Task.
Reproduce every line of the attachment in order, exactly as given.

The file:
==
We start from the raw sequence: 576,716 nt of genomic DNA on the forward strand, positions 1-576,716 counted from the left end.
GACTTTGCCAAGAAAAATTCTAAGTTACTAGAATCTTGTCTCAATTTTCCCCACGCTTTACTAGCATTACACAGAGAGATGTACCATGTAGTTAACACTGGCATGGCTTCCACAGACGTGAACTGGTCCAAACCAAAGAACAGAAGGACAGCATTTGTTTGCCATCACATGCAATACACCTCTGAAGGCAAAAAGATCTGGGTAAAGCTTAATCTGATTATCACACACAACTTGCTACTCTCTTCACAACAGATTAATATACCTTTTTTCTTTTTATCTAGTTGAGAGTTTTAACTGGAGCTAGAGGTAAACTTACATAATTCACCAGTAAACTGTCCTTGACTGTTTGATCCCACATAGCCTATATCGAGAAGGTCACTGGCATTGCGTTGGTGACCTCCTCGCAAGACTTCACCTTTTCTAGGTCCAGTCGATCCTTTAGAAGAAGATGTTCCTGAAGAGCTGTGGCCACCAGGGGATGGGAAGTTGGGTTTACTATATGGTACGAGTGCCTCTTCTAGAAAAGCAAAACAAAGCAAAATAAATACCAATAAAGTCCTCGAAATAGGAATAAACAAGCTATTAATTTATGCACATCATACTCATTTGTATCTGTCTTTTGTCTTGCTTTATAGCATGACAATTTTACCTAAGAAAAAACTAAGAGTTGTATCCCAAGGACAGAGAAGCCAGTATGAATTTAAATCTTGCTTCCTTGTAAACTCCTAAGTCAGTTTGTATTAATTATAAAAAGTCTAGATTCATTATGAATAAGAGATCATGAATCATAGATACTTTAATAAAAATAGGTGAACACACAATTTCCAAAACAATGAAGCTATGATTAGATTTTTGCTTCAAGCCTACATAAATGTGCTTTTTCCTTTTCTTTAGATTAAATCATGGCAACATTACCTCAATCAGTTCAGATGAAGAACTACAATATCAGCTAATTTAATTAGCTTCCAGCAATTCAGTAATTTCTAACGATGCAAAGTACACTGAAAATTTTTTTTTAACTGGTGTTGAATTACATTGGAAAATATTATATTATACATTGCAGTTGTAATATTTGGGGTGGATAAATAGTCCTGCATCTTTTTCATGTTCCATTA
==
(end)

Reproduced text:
We start from the raw sequence: 576,716 nt of genomic DNA on the forward strand, positions 1-576,716 counted from the left end.
GACTTTGCCAAGAAAAATTCTAAGTTACTAGAATCTTGTCTCAATTTTCCCCACGCTTTACTAGCATTACACAGAGAGATGTACCATGTAGTTAACACTGGCATGGCTTCCACAGACGTGAACTGGTCCAAACCAAAGAACAGAAGGACAGCATTTGTTTGCCATCACATGCAATACACCTCTGAAGGCAAAAAGATCTGGGTAAAGCTTAATCTGATTATCACACACAACTTGCTACTCTCTTCACAACAGATTAATATACCTTTTTTCTTTTTATCTAGTTGAGAGTTTTAACTGGAGCTAGAGGTAAACTTACATAATTCACCAGTAAACTGTCCTTGACTGTTTGATCCCACATAGCCTATATCGAGAAGGTCACTGGCATTGCGTTGGTGACCTCCTCGCAAGACTTCACCTTTTCTAGGTCCAGTCGATCCTTTAGAAGAAGATGTTCCTGAAGAGCTGTGGCCACCAGGGGATGGGAAGTTGGGTTTACTATATGGTACGAGTGCCTCTTCTAGAAAAGCAAAACAAAGCAAAATAAATACCAATAAAGTCCTCGAAATAGGAATAAACAAGCTATTAATTTATGCACATCATACTCATTTGTATCTGTCTTTTGTCTTGCTTTATAGCATGACAATTTTACCTAAGAAAAAACTAAGAGTTGTATCCCAAGGACAGAGAAGCCAGTATGAATTTAAATCTTGCTTCCTTGTAAACTCCTAAGTCAGTTTGTATTAATTATAAAAAGTCTAGATTCATTATGAATAAGAGATCATGAATCATAGATACTTTAATAAAAATAGGTGAACACACAATTTCCAAAACAATGAAGCTATGATTAGATTTTTGCTTCAAGCCTACATAAATGTGCTTTTTCCTTTTCTTTAGATTAAATCATGGCAACATTACCTCAATCAGTTCAGATGAAGAACTACAATATCAGCTAATTTAATTAGCTTCCAGCAATTCAGTAATTTCTAACGATGCAAAGTACACTGAAAATTTTTTTTTAACTGGTGTTGAATTACATTGGAAAATATTATATTATACATTGCAGTTGTAATATTTGGGGTGGATAAATAGTCCTGCATCTTTTTCATGTTCCATTA